{10} IIROC reviews social media indicators such as buzz and sentiment analysis provided by third-party data vendors (Eikon and Bloomberg) but does not have full confidence in the effectiveness of these tools to date. The surveillance team also relies on manual search methods on well known websites such as stockhouse.com, AKN (for mining), StockTwits and Seeking Alpha.

{11} Several commenters also provided their views on recommendations from Ontario's Capital Markets Modernization Taskforce (Taskforce) report related to short selling, available at https://www.ontario.ca/document/capital-markets-modernization-taskforce-final-report-january-2021, regarding pre-borrow requirements (the recommendation was for IIROC to revise the Universal Market Integrity Rules (UMIR) to require an investment dealer to confirm the ability to borrow securities prior to accepting a short sale order); mandatory buy-in (the recommendation that short sellers be subject to a mandatory buy-in for short sales that failed to settle, triggered at settlement date + two days); limits on short selling in connection with prospectus offerings and private placements (the recommendation is for OSC to adopt a rule prohibiting market participants and investors who previously sold short securities from acquiring them under prospectus or private placements).

{12} The tick test referred to a previous requirement in UMIR that a short sale not be made at a price which is less than the last sale price of the security.

{13} SEC Rule 201 generally requires marketplaces to establish, maintain, and enforce written policies and procedures that are reasonably designed to prevent the execution or display of a short sale at an impermissible price when a stock has triggered a circuit breaker by experiencing a price decline of at least 10 percent in one day (based on the prior day's closing price). Once the circuit breaker in Rule 201 has been triggered, the price test restriction will apply to short sale orders in that security for the remainder of the day and the following day, unless an exception applies.

{14} Available at https://asic.gov.au/regulatory-resources/markets/short-selling/activist-short-selling-campaigns-in-australia/.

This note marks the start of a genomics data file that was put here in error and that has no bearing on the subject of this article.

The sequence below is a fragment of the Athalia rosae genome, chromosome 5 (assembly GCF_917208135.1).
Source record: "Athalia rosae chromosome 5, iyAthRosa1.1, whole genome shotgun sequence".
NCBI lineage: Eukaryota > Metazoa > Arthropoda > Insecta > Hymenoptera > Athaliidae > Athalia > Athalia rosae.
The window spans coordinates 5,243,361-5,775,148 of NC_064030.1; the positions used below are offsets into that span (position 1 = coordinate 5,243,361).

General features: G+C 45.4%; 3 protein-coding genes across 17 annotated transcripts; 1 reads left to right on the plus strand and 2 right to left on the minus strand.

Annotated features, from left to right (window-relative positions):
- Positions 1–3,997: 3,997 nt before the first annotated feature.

{15} This is related to the reference in the Consultation of a group of U.S. academics who petitioned the SEC to impose a "duty to update" a short position when there has been a voluntary disclosure of that short position.

{16} For example, on May 17, 2019, Muddy Waters disclosed a 0.5% short position on Solutions 30 SE as required under European securities regulations. Following this disclosure and prior to the release of any short report, Solutions 30 SE's stock price dropped by 20% on May 21st, 2019. See "Muddy and 5 other HFs shorting Solutions 30," Breakout Point blog, August 2, 2019 and Michelle Celarier, "Shares of Solutions 30, a Muddy Waters Short, Tank After Auditor Raises Concerns," Institutional Investor, May 24, 2021.

{17} The Consultation Paper referenced a proposal for a 10-day minimum holding period that was mentioned in a news article. See Mark Cohodes, "Pump-and-dump stock trading needs new rules for the digital age", FT Online, April 26, 2020 at https://www.ft.com/content/01b765c2-854e-11ea-b6e9-a94cffd1d9bf.

{18} For example, see the terms of use for Muddy Waters' research reports and the legal disclaimer for Hindenburg's research reports.

{19} Securities Act (British Columbia), RSBC 1996, c 418, 50 (1). A similar amendment was also proposed by the Taskforce.

{20} Available at https://www.ontariocanada.com/registry/view.do?postingId=38527&language=en

{21} Ibid. footnote 11.

{22} See, for example, Australia Corporations Act 2001 (Cth), sections 1041E and 1041I.

 

APPENDIX A

Summary of Comments on CSA Consultation Paper 25-403 Activist Short Selling

List of Commenters

 

Commenter

Abbreviation

1.

Anson Advisors Inc.

Anson

2.

McMillan LLP

McMillan

3.